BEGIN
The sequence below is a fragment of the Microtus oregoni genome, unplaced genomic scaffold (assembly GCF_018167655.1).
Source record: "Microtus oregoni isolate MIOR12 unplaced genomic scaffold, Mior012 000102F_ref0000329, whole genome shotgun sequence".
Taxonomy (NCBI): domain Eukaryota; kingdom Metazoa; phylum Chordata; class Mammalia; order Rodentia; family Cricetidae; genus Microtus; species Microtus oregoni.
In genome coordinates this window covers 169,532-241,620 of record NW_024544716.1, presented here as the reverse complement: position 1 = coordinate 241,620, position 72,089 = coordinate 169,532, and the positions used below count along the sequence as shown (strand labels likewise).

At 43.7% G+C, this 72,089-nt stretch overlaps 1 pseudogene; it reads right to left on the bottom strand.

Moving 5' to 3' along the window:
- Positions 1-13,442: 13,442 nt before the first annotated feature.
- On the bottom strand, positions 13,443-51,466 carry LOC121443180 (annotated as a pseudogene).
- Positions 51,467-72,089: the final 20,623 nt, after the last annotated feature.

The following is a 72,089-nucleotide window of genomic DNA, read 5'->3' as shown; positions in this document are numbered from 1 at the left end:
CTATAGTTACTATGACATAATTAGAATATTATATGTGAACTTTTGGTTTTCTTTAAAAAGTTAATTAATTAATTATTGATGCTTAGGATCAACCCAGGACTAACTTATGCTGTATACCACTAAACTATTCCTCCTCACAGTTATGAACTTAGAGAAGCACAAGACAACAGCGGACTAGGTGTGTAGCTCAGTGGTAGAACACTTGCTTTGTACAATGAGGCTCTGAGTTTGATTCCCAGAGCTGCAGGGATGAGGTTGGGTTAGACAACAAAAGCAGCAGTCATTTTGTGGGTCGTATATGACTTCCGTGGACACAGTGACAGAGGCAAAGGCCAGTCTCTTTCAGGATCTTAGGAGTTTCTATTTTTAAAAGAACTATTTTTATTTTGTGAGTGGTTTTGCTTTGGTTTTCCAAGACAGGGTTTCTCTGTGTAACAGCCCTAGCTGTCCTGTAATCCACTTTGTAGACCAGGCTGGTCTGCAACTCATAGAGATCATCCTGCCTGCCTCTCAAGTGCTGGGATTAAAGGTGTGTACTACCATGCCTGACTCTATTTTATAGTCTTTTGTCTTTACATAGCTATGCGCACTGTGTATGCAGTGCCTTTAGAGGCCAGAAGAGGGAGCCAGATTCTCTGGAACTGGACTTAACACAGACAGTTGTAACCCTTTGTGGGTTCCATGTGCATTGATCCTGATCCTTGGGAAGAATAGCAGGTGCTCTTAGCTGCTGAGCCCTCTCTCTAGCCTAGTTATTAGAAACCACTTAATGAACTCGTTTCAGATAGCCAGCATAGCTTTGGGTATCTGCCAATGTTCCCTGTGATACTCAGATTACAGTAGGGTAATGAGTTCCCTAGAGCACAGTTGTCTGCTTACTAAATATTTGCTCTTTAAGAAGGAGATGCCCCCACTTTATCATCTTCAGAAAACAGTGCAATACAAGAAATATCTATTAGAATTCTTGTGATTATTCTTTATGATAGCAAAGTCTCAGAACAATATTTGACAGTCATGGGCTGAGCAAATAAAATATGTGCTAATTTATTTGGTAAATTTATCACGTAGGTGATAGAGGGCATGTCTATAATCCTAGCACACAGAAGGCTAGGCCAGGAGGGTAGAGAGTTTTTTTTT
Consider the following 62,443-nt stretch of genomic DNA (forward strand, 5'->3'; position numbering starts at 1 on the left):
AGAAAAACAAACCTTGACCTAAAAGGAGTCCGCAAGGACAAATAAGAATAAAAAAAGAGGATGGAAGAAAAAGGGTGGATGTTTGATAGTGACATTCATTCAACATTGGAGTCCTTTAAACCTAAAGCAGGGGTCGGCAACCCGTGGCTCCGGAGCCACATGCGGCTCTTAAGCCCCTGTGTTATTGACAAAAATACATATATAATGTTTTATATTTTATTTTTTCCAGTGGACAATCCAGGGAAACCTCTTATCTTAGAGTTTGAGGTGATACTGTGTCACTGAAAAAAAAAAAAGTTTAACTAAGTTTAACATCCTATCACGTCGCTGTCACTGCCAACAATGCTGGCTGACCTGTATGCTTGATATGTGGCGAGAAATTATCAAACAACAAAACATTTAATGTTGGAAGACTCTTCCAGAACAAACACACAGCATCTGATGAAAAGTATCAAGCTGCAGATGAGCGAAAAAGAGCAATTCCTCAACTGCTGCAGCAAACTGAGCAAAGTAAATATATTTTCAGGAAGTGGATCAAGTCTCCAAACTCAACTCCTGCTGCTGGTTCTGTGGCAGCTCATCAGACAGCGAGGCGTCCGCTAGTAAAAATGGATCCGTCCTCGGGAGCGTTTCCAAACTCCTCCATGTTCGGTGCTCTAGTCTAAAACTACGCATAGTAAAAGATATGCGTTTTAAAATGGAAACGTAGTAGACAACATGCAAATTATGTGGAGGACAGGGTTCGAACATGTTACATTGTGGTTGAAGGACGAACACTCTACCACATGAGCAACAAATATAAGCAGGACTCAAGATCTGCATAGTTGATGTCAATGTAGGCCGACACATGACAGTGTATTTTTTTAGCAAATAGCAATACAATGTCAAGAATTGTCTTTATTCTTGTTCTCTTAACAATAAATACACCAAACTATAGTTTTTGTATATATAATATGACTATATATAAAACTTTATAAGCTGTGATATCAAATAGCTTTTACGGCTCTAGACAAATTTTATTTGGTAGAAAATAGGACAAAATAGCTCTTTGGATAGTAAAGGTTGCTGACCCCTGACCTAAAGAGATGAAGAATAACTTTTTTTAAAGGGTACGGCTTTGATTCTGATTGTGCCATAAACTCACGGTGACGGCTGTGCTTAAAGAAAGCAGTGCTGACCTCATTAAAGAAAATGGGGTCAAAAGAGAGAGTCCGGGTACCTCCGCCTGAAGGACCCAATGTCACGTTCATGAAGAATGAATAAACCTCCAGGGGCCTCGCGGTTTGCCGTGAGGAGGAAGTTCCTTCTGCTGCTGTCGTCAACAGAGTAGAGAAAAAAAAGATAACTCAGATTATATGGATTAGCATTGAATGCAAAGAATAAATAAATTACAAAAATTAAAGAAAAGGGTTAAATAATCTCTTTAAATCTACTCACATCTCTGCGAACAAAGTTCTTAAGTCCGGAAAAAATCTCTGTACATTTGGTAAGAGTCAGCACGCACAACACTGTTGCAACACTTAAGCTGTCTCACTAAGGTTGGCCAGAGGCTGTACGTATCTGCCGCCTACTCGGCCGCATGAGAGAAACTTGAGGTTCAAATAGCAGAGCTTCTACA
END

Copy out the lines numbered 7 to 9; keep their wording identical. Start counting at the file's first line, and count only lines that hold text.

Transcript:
- Positions 1-13,442: 13,442 nt before the first annotated feature.
- On the bottom strand, positions 13,443-51,466 carry LOC121443180 (annotated as a pseudogene).
- Positions 51,467-72,089: the final 20,623 nt, after the last annotated feature.